Final Fantasy Normal
Final Fantasy CUTE!

The most unique element of FFII is definitely its system of level-gaining. That is, there is none to speak of. Instead of conventional leveling up by amassing experience points, your characters' attributes develop based on how much they are used. For instance, if you incur major damages in battle, your HP will gain points after the fight. If you use the fire spell many times, it will become more powerful and cost more MP. There are also a bevy of assorted weapons that can be equipped by any character and have their own levels, much like the weapon system in Secret of Mana. If you choose, you can make heroic Frionel a specialist of daggers and dainty Maria a master of the battleaxe. It is tempting to rely on weapons instead of magic, since the latter demands constant use in order to improve its levels. Furthermore, only a handful of the many magic spells available in the game are of much use. You can make due with the three elemental spells, Cure, Heal, Life and Teleport.

While this battle system is unique and intuitive, it does lead to some rather unorthodox methods of leveling up. For instance, frequenting areas rife with high-level monsters is simply a waste of time--they do not provide much apart from gil. A more efficient way to level-up is to enter into battles with easy enemies and continually attack and heal your own characters. By the end of the game, you may have inflicted more damage upon your own party than on the Baramekian empire.

Also of note is the historical significance of FFII. This is the first game to feature Cid, who has been reincarnated in some form for every subsequent FF game. You also come into contact with a village of big beavers, a kind of prototype of the moogles, that gives some indication of the series' awkward adolescence. Many of the enemies that have become a staple of the Square bestiary make appearances in the game, including bombs, behemoths, goblins, sandworms and chimeras. It is a pleasure to see them again in their 2-D forms.
New boss battles

Nothing spiteful enough can be said of Tsuyoshi Sekito's saccharine update of Final Fantasy I. It just plain blows. While the quality of FFII's music is a noticeable improvement, some might find it lacks in quantity. The game contains only 29 tracks, as compared to FFX's 67. The result is that most towns, battles and caves share the same theme. Even more noticeable is the short play length of each track. The main theme plays for just over a minute before repeating, and the worst offender, the chocobo track, plays for a single bar and then repeats ad nauseum (On the OST the track repeats four times before shamefully fading into oblivion.) The soundtrack would have benefited greatly if more of Sekito's original works were included or if Sekito appended new variations on the existing themes. Even the most ardent Square music fans will wish to spare themselves the monotony of hearing the same one-minute pieces for the umpteenth time.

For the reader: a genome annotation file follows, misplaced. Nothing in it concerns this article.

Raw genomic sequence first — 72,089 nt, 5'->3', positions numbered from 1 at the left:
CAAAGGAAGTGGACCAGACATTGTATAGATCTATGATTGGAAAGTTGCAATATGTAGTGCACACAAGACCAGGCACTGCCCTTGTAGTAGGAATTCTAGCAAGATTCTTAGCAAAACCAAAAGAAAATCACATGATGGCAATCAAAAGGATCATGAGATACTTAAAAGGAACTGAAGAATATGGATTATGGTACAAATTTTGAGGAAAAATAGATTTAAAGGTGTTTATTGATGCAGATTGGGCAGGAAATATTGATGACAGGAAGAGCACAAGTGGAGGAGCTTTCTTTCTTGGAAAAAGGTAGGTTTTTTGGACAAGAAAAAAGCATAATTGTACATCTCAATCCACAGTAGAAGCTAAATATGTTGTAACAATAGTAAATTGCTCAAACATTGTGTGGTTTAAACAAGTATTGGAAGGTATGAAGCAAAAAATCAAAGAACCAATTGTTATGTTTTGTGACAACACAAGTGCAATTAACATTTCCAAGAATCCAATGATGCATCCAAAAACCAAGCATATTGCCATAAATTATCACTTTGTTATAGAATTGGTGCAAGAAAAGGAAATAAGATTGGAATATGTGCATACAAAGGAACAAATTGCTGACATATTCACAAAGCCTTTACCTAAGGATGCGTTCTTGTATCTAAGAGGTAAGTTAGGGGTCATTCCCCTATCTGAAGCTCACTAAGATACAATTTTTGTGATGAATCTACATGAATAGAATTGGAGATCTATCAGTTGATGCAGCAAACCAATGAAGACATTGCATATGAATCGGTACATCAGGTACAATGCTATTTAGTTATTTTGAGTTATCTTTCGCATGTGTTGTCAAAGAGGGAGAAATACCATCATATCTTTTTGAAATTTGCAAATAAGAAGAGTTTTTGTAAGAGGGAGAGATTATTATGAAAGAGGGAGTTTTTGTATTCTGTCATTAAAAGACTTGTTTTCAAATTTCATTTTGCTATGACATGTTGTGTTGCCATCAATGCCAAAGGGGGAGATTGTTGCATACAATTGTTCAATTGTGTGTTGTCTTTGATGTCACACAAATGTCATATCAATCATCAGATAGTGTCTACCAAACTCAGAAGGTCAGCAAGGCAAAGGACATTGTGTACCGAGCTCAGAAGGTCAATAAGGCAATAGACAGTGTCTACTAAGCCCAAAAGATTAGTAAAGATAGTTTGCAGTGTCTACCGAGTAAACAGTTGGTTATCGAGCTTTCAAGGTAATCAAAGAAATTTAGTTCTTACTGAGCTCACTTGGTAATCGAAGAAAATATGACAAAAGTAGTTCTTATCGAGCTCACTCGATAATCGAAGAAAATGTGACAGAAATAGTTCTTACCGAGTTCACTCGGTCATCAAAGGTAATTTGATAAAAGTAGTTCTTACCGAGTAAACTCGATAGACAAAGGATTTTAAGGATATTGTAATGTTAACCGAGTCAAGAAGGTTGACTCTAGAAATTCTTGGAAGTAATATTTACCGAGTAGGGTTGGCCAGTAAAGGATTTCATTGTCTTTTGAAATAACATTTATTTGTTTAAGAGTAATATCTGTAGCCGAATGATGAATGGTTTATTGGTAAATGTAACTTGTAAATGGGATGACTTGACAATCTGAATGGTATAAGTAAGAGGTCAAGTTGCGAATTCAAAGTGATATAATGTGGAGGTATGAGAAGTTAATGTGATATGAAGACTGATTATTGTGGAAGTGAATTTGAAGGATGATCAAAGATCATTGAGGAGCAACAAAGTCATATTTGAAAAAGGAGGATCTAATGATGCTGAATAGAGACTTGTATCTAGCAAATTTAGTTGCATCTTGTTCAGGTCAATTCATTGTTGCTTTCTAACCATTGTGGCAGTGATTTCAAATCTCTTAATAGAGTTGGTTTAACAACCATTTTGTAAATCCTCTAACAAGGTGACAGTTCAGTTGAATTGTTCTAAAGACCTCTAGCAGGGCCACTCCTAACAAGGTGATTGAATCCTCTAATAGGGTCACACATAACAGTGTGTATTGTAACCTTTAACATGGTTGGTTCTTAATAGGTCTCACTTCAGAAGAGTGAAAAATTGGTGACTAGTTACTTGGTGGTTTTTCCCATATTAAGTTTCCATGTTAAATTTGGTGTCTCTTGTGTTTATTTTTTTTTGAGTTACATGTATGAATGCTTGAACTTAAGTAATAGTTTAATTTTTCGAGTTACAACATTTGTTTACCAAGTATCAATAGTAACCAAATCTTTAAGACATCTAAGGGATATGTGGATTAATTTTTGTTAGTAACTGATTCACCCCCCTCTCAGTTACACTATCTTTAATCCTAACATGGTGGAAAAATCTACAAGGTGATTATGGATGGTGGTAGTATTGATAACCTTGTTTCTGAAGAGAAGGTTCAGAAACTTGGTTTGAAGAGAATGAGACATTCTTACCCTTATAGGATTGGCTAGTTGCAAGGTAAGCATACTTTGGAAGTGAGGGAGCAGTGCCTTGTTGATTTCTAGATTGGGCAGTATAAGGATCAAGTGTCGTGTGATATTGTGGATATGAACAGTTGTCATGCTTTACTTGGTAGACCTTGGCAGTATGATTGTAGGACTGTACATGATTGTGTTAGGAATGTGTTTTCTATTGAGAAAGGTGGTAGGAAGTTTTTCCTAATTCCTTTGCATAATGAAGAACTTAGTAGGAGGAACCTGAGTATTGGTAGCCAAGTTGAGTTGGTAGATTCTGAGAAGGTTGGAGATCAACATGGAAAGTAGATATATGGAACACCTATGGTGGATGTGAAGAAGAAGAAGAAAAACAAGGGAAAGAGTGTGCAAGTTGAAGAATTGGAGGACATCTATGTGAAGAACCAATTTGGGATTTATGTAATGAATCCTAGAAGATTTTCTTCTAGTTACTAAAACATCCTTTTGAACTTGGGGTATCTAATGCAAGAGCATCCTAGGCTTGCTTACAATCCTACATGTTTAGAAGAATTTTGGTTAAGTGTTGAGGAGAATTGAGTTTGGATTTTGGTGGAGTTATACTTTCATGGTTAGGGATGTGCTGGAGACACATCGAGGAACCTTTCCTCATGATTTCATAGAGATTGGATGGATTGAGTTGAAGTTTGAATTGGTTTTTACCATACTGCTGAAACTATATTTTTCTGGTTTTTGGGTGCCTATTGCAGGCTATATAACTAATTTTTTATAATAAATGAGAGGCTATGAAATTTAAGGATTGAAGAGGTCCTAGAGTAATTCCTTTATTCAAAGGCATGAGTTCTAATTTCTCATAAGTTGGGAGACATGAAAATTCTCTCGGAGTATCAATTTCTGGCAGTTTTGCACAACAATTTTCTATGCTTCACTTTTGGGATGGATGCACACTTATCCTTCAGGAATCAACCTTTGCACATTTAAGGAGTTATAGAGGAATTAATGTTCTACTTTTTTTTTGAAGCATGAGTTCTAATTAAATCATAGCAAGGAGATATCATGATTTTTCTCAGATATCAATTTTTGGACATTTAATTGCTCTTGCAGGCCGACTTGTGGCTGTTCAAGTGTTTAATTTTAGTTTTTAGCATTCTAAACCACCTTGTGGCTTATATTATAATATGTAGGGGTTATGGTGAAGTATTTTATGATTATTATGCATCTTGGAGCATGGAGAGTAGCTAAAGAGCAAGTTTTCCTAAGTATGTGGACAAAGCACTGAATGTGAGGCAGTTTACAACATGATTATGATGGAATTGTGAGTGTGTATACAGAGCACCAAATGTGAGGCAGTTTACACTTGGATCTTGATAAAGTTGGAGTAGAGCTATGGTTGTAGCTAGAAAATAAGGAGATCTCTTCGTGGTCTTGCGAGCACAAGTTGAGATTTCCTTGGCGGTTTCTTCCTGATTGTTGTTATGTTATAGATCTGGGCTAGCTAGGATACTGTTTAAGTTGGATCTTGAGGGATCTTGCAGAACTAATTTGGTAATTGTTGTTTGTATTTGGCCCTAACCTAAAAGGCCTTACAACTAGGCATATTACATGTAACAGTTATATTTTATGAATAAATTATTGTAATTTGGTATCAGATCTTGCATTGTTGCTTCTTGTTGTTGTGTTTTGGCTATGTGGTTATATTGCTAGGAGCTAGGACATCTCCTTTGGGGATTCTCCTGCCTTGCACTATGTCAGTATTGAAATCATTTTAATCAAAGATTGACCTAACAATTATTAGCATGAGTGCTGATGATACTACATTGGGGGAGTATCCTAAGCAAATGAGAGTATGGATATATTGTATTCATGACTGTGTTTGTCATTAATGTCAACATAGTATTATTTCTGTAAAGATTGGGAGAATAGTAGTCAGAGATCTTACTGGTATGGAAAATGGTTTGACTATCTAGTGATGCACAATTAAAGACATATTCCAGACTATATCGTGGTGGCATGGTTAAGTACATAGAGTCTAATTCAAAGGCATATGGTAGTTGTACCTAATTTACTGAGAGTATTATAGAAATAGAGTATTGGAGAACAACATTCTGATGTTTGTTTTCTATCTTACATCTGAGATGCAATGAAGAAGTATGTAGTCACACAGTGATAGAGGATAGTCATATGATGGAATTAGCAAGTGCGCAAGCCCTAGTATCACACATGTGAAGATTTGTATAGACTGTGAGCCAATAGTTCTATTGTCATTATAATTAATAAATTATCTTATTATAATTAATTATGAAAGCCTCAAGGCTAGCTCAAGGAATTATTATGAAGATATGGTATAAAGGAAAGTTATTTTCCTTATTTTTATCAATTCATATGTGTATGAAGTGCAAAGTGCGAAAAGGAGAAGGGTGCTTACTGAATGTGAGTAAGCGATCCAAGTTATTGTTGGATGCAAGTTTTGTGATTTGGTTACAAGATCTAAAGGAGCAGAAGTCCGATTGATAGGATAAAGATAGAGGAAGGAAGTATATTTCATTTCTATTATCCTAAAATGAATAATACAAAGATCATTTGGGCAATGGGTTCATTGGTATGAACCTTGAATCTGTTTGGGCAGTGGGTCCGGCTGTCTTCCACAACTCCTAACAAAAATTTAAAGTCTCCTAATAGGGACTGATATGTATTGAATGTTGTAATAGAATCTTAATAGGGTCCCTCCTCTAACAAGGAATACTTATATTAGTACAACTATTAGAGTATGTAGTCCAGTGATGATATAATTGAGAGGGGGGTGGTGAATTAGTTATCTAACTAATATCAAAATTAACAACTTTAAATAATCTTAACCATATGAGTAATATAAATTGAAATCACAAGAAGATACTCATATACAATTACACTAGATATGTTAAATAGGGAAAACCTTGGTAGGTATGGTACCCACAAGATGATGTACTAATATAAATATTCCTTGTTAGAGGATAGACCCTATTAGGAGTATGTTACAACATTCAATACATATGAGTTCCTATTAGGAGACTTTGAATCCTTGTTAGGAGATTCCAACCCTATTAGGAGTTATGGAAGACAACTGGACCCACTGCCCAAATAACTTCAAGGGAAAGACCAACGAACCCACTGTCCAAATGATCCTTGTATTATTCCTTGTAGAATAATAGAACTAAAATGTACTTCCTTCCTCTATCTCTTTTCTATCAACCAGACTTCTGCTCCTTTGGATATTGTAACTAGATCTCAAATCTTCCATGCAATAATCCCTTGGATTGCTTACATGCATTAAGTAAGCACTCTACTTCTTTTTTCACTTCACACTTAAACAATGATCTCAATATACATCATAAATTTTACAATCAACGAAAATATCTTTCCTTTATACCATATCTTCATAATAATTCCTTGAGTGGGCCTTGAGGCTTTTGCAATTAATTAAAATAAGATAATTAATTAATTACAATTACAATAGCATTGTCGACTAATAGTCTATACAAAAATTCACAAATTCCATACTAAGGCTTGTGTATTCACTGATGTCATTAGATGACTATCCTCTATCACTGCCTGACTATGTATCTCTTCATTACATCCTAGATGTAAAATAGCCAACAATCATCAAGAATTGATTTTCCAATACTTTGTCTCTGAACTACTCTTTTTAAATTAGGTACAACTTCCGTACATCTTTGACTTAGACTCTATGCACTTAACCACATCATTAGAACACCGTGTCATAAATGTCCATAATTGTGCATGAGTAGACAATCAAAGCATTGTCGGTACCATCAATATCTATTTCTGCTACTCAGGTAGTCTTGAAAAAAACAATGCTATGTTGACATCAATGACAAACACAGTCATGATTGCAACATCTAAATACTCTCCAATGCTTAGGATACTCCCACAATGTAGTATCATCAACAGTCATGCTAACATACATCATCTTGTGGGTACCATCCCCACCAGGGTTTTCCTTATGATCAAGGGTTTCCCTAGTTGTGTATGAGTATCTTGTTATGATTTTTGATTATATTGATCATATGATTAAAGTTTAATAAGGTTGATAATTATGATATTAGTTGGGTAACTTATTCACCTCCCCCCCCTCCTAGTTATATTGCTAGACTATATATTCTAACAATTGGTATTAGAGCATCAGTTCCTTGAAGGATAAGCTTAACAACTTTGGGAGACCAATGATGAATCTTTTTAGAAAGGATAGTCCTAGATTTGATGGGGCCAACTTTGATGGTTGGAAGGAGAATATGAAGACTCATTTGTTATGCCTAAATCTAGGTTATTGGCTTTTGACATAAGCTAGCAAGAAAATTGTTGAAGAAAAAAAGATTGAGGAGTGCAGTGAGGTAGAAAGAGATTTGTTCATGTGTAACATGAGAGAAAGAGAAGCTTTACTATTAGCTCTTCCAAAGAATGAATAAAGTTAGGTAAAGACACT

Play as the guest characters in FFII
Square has done its best to add new features to FFII, and the result is a game chockablock with extras. You can view a bestiary with all the monsters you have encountered, along with artwork by the legendary Yoshitaka Amano, who served as character designer on the series through FFVI. Other extras introduced on the Wonderswan and Playstation ports have been implemented as well, such as the ability to carry twice as many items in your inventory, to run by holding down the X-button, and change the browser color.

In conclusion, with Final Fantasy I & II on the Game Boy Advance Square somehwat corrupts the classics. The cutesy artwork is a total bastardization of the Yoshitaka Amano artwork that gave the series its charm, while the Tsuyoshi Sekito remixes douse Nobuo's genius with syruppy sound samples fit for a Saturday morning cartoon. Veterans of the series are likely to find the modified Final Fantasy I to be an affront to their nostalgic memories of the 8-bit classic. While the update of the sequel is more successful, even this NES masterpiece plays like a dinosaur today. All in all, Dawn of Souls downright lacks soul. Check out FF IV Advance instead.
Editor's Grade
dotted line "A portable version of the original Final Fantasy titles catering to younger audiences than the Famicom classics"
A- dotted line Average Reader Score (Based on 16 ratings) | Rate it Now